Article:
Monday, April 19, 2010

The stages of grief

I majored in psychology for 2 years before I had to stop (I won't get into why I had to, but I just want to say it wasn't because I wanted stop, or that I didn't want to finish).  Anyone who has studied psychology even passingly has probably come across the Kubler-Ross model of the 5 stages of grief.  Now, many people try to use this as an example for people dealing with grief of the death of a loved one, but it doesn't really fit.  Ms. Kubler-Ross was actually identifying the stages of grief for someone who has received the diagnosis of a terminal illness.  For the death of a loved one, I actually like this one.

Either way, though, it's a bit misleading.  They outline a process where you progress forward from one stage to another.  When you move to the next one, you're "done" with the previous one, and at the're "done" grieving.  In my experience that's not it at all.  Each one of those stages is very valid, but I think I'm going to call them "phases" instead.  Grief has several different emotional "colors," and each phase is dominated by one of those emotions.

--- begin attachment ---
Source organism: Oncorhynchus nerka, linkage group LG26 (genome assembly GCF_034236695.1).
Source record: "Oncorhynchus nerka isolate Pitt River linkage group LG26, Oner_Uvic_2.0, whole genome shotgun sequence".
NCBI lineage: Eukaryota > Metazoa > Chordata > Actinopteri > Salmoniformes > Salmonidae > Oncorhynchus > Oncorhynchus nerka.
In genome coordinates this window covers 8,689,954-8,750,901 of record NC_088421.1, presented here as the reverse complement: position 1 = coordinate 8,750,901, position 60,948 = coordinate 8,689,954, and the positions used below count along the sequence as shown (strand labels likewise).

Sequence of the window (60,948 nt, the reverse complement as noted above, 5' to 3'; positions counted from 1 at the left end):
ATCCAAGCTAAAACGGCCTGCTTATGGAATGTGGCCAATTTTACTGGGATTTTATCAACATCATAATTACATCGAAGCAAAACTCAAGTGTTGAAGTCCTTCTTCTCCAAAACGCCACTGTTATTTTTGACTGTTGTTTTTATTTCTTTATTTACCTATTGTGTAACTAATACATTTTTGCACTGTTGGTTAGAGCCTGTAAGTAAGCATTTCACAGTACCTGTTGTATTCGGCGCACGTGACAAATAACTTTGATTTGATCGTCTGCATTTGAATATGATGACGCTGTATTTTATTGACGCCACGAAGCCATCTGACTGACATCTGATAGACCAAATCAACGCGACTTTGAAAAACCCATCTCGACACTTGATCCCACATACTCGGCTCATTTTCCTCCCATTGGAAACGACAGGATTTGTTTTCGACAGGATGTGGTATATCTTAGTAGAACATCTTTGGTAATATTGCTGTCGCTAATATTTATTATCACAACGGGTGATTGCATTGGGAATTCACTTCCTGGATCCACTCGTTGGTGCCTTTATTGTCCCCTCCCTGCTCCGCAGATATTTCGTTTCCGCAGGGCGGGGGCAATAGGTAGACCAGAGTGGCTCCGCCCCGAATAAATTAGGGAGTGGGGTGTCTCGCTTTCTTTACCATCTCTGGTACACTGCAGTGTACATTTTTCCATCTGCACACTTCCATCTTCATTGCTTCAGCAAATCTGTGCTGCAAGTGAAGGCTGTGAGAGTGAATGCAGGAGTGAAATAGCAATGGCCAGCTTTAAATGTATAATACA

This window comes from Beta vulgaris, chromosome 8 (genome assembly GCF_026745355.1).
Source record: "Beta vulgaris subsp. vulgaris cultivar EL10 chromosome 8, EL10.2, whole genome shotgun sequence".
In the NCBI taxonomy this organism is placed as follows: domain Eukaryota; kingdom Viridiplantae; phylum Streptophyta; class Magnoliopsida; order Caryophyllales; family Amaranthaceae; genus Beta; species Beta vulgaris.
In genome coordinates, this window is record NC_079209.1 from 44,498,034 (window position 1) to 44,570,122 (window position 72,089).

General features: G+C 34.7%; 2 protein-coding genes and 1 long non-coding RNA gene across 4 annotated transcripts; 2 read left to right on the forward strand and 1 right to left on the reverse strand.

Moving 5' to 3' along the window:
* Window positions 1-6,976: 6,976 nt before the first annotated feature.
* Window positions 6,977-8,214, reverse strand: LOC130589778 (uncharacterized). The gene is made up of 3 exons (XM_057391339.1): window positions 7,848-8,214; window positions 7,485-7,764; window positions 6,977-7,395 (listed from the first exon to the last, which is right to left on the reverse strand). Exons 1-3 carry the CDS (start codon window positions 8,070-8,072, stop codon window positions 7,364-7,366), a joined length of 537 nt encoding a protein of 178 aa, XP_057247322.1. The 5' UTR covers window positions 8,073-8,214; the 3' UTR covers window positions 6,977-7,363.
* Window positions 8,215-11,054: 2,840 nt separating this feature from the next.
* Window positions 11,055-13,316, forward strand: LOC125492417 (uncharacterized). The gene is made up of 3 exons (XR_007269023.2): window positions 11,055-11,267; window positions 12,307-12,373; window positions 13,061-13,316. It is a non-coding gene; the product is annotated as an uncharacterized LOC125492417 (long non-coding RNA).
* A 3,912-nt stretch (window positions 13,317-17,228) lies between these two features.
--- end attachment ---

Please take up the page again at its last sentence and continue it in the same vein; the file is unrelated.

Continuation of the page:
But moving from one to the other doesn't mean that you're "done" with the one or that they go in order or in any way that makes sense.

To me it's like the universe is playing pinball, and I'm the ball.
Something triggers it, and my grief explodes in an unpredictable pattern, going through one or another phase and not stopping at others at all.  Sometimes I can see it coming, and I brace myself, and I am lobbed gently through the pins, only touching one or two for a brief moment before gently coming to rest again.  Other times it comes out of nowhere, and I violently ricochet from one to another and back again, bouncing around, dizzy, and it takes a while to recover.

When I first lost Cora, after I'd recovered from the shock enough to think for a bit, I thought of the model of the stages of grief.  I was grateful for my knowledge, because I felt a little more "prepared" for my journey.

The universe has had the last laugh though.

1 comment:

  1. woo. We were thinking alike. Someone wrote on my FB page that they were in a class taught by a clinical grief expert that lost her son. She said when a child dies, all rules get thrown out the window with dealing with grief. Totally different ball game.